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Malai Kofta
मलाई कोफ्ता
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45 min
45 min
1 h 30 min
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About this dish

This is a special dish, something that would be prepared only on special occasions. Koftas came to India from Persia. Indian cuisine adapted Persia's koftas or meatballs to the vegetarian diet and various non-meat renditions were created like malai koftas, lauki koftas, cabbage koftas etc.

Malai Kofta literally means cream koftas or cream balls however they do not contain any cream at all. Instead, they are usually made with a blend of crumbled paneer or paneer bhurji and potatoes. So maybe cheese balls would be a more appropriate name. :)

The ratio of potatoes to paneer is quite important here though. Often in restaurants, they use way more potatoes than paneer which is always quite disappointing. In this recipe, the paneer truly shines and our attempt is always to use only as much potato as is needed to bind the koftas so that they don't fall apart in our smooth 'makhani' curry.

This recipe is mostly all about the koftas but the curry is luscious one too. This is exactly the same gravy that I would prepare to make paneer makhani so if you add some paneer cubes to this dish, there you have it, another very popular North Indian dish "Paneer Makhani" is ready.

  • 250g crumbled paneer
  • 250g potatoes (starchy)
  • 2 tbsp flour
  • 1 tbsp or 10g ginger paste
  • 1/4 tsp cardamom powder
  • 3 tbsp chopped coriander leaves
  • 1.5 tsp or to taste salt
  • vegetable or peanut oil for deep frying
Filling for the Koftas (optional)
  • 10g almonds or cashews
  • 5g pistachios
  • 10g raisins
  • 1-2 medium or 200g red onion
  • 5-6 or 300g ripe tomatoes
  • 3 cloves or 20g garlic
  • 1 inch piece or 20g ginger
  • 1-2 green chili (optional)
  • 4 pods green cardamom
  • 2 cloves
  • 10 pepper cons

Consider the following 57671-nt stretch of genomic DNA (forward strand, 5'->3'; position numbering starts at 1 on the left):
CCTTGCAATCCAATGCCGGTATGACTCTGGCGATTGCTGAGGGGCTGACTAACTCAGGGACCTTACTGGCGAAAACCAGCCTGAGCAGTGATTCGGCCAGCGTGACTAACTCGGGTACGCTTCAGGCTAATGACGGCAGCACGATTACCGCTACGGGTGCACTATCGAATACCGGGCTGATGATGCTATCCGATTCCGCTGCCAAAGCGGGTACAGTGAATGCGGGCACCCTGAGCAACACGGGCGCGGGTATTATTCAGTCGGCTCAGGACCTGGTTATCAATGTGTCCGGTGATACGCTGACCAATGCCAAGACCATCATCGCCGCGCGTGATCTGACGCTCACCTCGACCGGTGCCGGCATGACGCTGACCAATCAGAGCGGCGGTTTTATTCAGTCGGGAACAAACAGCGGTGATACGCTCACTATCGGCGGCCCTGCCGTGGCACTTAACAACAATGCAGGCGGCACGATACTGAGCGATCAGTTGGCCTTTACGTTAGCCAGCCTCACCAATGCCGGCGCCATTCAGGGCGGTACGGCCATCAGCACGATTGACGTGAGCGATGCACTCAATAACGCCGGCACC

• 2 indian bay leaves
  • 1 tsp cumin seeds
  • 20g or 15 cashew nuts
  • 1/2 tsp turmeric
  • 1/2 tsp sweet paprika powder or kashmiri mirch powder (if you can take more heat)
  • 1/4 cup fresh cream
  • 1/2 tsp garam masala
  • 1-2 tsp kasoori methi or dried fenugreek leaves
  • 10-12 coriander stems
  • 1 tbsp ghee
  • to taste salt


  1. In a heavy bottom pot, melt the ghee. Once the ghee is hot, add the whole spices - Indian bay leaves, cumin seeds, cardamom pods, cloves and peppercorns. Fry till aromatic.
  2. Once the spices are have released their aromas, add the roughly chopped ginger, garlic and green chillies. Then add the sliced onions and fry till they soften.
  3. Once the onions start to brown around the edges, add the ground spices - turmeric, kashmiri chilli powder and garam masala. Roast the spices for 30 seconds.
  4. Then add in chopped tomatoes and salt. Once the tomatoes have wilted, add some water to the masala and add the cashew nuts. Simmer the mixture together.
  5. Blend to a smooth puree using a hand blender or mixer. Once the curry is blended, simmer for another 15 minutes to let the flavours come together.


  1. Boil or steam the potatoes and let them cool completely.
  2. In a bowl, mix together crumbled paneer and grated and boiled potatoes.
  3. To this mixture add the flour, grated ginger, cardamom powder, salt and chopped coriander leaves. Gently knead the mixture to form a soft dough.
  4. Roll the dough into smooth balls. Each ball should weigh approximately 35g. If you're willing to go the extra mile, you can stuff each ball with a mixture of chopped cashew nuts and raisins. This is optional.
  5. Deep fry the balls on medium heat till golden brown and crusty.
  6. Add them to the simmering curry. Garnish with a sprinkling of kasoori methi and a dash of fresh cream.
  7. Serve with jeera rice, roti or naan.